US grounds all Boeing 737 MAX flights in response to Ethiopian Airlines crash

A St. Cloud resident was among the 157 killed in the Ethiopian Airlines crash.
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In wake of the Ethiopian Airlines Flight 302 crash that killed 157 people on Sunday, all Boeing 737 MAX 8 and 9 aircraft have been grounded in the United States. 

The MAX 8 was the plane that went down Sunday morning, and President Donald Trump announced Wednesday afternoon that the FAA has issued an emergency order prohibiting use of the aircraft in the U.S.

The New York Times reported earlier this week that American Airlines and Southwest Airlines are the only carriers in the U.S. that employ the 737 MAX 8.  

American Airlines informed Bring Me The News on Tuesday that the 737 MAX 8 is not used on flights to or from Minneapolis-St. Paul International Airport. Southwest Airlines does use the plane in and out of MSP. 

"We operate 34 MAX 8 aircraft in our fleet of more than 750 Boeing 737s," a Southwest Airlines spokesperson told Bring Me The News on Tuesday. "To date, we have operated more than 41,000 flights and have corresponding aircraft data that indicates the effectiveness of our operating standards, procedures, and training."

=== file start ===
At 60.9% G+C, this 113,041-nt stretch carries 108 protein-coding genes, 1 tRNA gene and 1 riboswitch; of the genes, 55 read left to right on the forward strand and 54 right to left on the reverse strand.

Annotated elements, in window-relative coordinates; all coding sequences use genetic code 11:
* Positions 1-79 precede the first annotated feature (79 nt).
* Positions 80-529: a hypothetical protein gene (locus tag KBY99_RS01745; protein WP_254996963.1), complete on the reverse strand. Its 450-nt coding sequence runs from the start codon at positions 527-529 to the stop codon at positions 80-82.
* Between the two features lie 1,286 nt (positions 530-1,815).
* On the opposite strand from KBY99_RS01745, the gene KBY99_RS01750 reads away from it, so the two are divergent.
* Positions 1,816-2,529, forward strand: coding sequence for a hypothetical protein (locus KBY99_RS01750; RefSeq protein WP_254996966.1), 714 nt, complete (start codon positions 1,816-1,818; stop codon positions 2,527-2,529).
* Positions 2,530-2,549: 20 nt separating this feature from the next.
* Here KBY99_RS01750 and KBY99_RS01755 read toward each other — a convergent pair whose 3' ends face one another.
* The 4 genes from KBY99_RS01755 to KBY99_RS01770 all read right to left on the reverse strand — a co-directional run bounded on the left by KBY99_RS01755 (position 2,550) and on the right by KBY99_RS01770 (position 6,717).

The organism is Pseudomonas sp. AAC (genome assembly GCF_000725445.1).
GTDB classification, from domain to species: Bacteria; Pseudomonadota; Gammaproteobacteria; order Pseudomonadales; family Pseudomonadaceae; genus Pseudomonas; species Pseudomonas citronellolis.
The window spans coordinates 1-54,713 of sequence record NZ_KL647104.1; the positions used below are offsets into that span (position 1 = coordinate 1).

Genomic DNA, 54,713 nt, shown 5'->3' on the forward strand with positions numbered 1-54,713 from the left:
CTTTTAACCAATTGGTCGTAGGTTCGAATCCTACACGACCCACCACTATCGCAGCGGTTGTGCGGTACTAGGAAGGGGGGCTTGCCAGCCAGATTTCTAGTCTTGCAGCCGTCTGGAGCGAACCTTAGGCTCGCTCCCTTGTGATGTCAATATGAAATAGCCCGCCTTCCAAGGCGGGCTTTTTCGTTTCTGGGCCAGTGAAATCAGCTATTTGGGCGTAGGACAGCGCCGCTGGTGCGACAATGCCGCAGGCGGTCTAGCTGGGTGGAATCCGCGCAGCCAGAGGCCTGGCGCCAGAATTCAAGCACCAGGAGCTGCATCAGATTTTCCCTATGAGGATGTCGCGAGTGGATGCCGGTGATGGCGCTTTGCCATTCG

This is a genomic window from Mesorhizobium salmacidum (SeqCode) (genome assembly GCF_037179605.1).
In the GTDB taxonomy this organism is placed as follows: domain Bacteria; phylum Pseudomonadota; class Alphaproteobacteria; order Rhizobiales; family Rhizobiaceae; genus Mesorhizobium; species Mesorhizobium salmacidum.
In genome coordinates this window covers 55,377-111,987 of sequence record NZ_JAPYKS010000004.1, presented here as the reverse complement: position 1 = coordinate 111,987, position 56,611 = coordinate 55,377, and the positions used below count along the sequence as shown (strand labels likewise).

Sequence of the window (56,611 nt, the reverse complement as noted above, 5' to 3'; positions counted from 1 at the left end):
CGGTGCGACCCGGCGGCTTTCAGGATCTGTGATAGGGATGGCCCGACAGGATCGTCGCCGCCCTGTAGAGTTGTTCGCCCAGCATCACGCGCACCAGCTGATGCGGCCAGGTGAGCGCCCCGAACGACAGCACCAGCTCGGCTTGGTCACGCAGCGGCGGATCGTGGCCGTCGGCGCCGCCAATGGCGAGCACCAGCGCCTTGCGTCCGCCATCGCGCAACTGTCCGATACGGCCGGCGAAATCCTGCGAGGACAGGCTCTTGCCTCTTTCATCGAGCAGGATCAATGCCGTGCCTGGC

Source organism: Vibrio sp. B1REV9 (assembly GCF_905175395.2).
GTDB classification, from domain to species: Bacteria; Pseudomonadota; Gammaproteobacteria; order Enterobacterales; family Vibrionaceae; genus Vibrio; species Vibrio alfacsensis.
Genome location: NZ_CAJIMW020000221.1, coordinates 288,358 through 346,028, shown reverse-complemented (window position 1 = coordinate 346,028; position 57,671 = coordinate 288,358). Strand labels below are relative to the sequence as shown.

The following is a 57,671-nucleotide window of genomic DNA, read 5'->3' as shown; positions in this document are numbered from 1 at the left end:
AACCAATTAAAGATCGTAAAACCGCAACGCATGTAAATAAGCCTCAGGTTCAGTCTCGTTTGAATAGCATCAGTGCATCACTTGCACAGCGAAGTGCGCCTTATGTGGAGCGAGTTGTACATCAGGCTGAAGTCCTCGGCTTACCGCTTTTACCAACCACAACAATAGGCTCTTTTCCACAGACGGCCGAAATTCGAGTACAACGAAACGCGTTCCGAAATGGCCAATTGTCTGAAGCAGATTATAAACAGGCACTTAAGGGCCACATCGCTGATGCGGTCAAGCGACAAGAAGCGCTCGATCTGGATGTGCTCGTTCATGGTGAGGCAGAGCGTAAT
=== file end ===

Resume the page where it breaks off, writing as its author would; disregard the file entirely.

MSP Airport says no Southwest flights Wednesday or Thursday are impacted by the 737s being grounded, so operations are expected to flow smoothly. 

St. Cloud resident killed in Ethiopian Airlines crash

Among the 157 killed Sunday's flight out of Ethiopa's capital city of Addis Ababa was a 31-year-old St. Cloud resident, Mucaad Hussein Abdalla

According to the St. Cloud Times, Abdalla moved to St. Cloud in 2006 and graduated from Apollo High School in 2008.

He had just spent some time in Morocco, the newspaper noted, and was planning to stay in Kenya for a short time before returning home to Minnesota.

The Boeing jet was carrying 149 passengers and eight crew members. None survived, including eight passengers from the United States.

Second crash involving 737 MAX

The crash was the second in a matter of months involving the MAX 8 aircraft. The first happened under similar circumstances in October in Indonesia, killing all 189 people on board.

According to the New York Times, approximately 20 airlines around the world grounded the 737 MAX 8, with more than 140 of the 350 or so new jets being halted from service.

Boeing issued a statement saying it has full confidence in the safety of the 737 MAX but supports the decision to ground the model. 

“We are supporting this proactive step out of an abundance of caution. Safety is a core value at Boeing for as long as we have been building airplanes; and it always will be. There is no greater priority for our company and our industry. We are doing everything we can to understand the cause of the accidents in partnership with the investigators, deploy safety enhancements and help ensure this does not happen again.”

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